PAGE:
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Echoes in the Darkness Paperback – September 1, 1987


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Product Details

  • Paperback: 416 pages
  • Publisher: Bantam; 1 edition (September 1, 1987)
  • Language: English
  • ISBN-10: 0553269321
  • ISBN-13: 978-0553269321
  • Product Dimensions: 1.2 x 4.1 x 6.8 inches
  • Shipping Weight: 7.2 ounces (View shipping rates and policies)
  • Average Customer Review: 3.4 out of 5 stars  See all reviews (50 customer reviews)
  • Amazon Best Sellers Rank: #518,578 in Books (See Top 100 in Books)

Editorial Reviews

From Publishers Weekly

The bizarre, seven-year-long case of an Upper Merion, Pa., high school teacher, Susan Reinert, found murdered in 1979, and her two missing children receives masterful treatment from police novelist Wambaugh, who is now building a reputation as a true-crime writer. He shows the dead teacher's lover, colleague and beneficiary of her insurance policiesamounting to about $750,000to have been a superficial intellectual, able to dazzle impressionable high school students and to gather around himself a coterie of naive and trusting neurotics. There is no doubt in the author's mind that William Bradfielda Pied Piper of the chronologically adult but psychically underdevelopedcommitted the crime in concert with the former principal of the school, Jay Smith, whom he portrays as a sociopath. The skein of murder is highly complex, but Wambaugh unravels it superbly. 150,000 first printing.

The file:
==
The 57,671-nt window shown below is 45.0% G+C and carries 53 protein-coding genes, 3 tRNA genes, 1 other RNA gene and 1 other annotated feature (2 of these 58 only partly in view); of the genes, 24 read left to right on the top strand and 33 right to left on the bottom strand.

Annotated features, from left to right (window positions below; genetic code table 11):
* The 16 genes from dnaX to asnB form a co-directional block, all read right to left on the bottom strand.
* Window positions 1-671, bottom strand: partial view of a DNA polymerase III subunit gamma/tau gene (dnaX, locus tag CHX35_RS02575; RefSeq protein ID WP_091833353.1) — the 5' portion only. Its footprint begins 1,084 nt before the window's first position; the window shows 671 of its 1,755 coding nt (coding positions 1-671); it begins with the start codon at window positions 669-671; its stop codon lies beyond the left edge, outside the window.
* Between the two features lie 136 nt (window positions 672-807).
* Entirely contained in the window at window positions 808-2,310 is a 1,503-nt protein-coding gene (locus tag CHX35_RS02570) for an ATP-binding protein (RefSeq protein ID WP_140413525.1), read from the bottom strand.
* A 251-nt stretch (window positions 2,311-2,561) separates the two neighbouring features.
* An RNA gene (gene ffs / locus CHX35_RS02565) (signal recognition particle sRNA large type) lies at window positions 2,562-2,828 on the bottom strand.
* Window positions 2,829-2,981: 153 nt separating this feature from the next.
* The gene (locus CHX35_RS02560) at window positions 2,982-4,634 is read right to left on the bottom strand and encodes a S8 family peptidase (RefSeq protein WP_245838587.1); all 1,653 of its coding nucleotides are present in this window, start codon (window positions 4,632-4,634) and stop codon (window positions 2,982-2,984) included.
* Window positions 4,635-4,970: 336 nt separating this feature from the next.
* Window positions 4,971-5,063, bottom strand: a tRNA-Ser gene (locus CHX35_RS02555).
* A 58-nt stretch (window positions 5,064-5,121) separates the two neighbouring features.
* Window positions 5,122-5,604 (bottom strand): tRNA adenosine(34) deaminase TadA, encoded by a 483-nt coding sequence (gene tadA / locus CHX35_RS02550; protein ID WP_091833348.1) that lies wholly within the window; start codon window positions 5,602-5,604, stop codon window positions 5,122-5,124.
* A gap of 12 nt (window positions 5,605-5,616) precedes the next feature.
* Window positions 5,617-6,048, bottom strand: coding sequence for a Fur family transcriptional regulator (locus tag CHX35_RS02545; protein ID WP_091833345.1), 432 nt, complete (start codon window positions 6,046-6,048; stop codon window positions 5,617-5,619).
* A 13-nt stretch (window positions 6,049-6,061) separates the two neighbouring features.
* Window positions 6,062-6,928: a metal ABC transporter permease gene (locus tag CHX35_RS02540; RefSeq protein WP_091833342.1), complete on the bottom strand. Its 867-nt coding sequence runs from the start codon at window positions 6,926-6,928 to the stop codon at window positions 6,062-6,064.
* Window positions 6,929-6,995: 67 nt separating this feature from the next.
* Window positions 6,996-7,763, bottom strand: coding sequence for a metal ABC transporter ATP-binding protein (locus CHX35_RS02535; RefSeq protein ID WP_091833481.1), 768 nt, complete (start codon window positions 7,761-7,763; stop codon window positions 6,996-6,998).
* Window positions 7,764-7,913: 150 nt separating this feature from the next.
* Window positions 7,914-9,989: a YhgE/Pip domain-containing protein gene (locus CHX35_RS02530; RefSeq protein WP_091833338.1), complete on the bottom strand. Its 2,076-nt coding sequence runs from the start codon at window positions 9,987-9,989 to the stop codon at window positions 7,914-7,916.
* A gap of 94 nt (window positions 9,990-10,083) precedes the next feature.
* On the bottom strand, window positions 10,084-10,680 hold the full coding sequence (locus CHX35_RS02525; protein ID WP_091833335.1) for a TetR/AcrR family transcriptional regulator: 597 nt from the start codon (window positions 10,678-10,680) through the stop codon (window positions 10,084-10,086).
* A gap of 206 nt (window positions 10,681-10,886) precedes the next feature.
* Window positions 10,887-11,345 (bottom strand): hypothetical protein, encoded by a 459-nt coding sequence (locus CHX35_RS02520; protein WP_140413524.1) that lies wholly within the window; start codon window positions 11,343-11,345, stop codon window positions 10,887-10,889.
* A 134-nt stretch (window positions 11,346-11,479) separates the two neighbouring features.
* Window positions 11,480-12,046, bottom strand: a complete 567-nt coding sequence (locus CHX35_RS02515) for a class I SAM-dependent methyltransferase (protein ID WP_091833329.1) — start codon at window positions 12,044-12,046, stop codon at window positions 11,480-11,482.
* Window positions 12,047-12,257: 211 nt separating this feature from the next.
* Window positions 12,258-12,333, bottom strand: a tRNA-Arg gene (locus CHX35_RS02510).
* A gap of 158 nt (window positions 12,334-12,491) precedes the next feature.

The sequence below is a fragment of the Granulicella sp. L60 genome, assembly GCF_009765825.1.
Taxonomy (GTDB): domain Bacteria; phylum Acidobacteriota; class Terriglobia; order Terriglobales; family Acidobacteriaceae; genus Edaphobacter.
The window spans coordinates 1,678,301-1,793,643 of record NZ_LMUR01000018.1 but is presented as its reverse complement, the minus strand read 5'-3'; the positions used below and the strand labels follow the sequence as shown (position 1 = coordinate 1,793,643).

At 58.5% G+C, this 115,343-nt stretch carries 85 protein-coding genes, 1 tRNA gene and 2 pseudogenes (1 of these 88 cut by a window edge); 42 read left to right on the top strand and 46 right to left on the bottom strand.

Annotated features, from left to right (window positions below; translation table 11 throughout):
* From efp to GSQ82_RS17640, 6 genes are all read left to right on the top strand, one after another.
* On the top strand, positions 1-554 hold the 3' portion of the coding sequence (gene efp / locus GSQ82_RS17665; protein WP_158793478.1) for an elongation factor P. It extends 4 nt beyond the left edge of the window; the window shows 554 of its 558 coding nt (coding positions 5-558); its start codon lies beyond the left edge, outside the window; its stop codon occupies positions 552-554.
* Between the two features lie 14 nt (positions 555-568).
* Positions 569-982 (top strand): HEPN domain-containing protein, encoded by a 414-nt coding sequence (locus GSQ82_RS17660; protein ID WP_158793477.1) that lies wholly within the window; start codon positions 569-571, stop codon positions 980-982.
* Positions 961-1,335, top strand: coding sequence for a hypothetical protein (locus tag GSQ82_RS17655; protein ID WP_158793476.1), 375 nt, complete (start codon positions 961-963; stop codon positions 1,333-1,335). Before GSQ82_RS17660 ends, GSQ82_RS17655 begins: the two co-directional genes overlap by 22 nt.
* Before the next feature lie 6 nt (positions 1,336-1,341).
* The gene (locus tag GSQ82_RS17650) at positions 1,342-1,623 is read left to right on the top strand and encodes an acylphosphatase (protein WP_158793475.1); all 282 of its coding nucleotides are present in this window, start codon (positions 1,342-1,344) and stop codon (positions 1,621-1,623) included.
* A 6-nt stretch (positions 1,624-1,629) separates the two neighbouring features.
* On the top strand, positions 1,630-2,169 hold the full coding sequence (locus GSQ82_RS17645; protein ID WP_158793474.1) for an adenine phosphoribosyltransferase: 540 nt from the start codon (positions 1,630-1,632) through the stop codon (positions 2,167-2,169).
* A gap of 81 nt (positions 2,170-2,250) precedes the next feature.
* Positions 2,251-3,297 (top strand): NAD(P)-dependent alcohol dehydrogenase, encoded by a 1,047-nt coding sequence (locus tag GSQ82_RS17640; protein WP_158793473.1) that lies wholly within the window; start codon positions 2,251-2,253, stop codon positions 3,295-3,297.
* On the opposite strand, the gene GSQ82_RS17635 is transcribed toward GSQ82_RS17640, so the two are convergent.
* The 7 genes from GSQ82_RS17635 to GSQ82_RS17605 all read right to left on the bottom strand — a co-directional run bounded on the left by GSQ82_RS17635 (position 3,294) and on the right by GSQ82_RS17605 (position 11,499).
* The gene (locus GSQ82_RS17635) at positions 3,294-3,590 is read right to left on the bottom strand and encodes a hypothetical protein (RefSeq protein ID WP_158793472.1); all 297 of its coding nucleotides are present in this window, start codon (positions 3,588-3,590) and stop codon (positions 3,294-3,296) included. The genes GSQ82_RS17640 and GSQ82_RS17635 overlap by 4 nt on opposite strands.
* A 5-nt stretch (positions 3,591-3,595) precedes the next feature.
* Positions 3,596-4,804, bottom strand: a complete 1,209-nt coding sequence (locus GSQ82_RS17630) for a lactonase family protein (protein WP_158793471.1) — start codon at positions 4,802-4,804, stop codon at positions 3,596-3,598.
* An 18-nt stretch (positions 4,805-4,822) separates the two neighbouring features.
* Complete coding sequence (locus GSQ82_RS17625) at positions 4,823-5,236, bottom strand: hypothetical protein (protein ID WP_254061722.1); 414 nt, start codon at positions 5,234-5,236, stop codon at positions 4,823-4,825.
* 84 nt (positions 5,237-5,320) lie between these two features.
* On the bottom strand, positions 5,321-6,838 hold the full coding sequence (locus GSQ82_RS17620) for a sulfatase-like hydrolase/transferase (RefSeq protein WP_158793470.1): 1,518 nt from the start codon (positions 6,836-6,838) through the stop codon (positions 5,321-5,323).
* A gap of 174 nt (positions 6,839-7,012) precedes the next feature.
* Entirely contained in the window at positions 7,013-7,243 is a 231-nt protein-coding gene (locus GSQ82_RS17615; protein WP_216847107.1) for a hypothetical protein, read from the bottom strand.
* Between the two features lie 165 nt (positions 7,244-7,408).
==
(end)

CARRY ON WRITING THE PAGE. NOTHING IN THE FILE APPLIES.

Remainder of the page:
Copyright 1987 Reed Business Information, Inc. --This text refers to an out of print or unavailable edition of this title.

From Library Journal

Wambaugh's latest is a true murder story in an unlikely setting: an upper middle-class suburban Philadelphia high school. English teacher Susan Reinert and her two children were the victims of a bizarre conspiracy hatched by her colleague William Bradfield and her former principal Jay Smith. Both men were convicted after a seven-year investigation. The case is also the subject of Loretta Schwartz-Nobel's Engaged to Murder ( LJ 2/1/86). However, Wambaugh's account is preferable. Where Schwartz-Nobel seems perplexed by Bradfield's character, Wambaugh convincingly identifies the guilty men's motives as sociopathic. Also, Wambaugh is a master of the crime genre and he deftly handles the twists and turns of the intricate plot. Recommended. Gregor A . Preston, Univ. of California Lib., Davis
Copyright 1987 Reed Business Information, Inc. --This text refers to an out of print or unavailable edition of this title.

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Customer Reviews

I read a lot of true-crime books.
Anthony Bruno
Being a true crime fan I have read Phelps, Rule, Wambaugh and many others but Echoes in the Darkness is the best true crime book I have read thus far.
Amazon Customer
Very boring and hard to follow the story.
kay Reeves

Most Helpful Customer Reviews

33 of 34 people found the following review helpful By "lisadiva" on May 12, 2000
Format: Paperback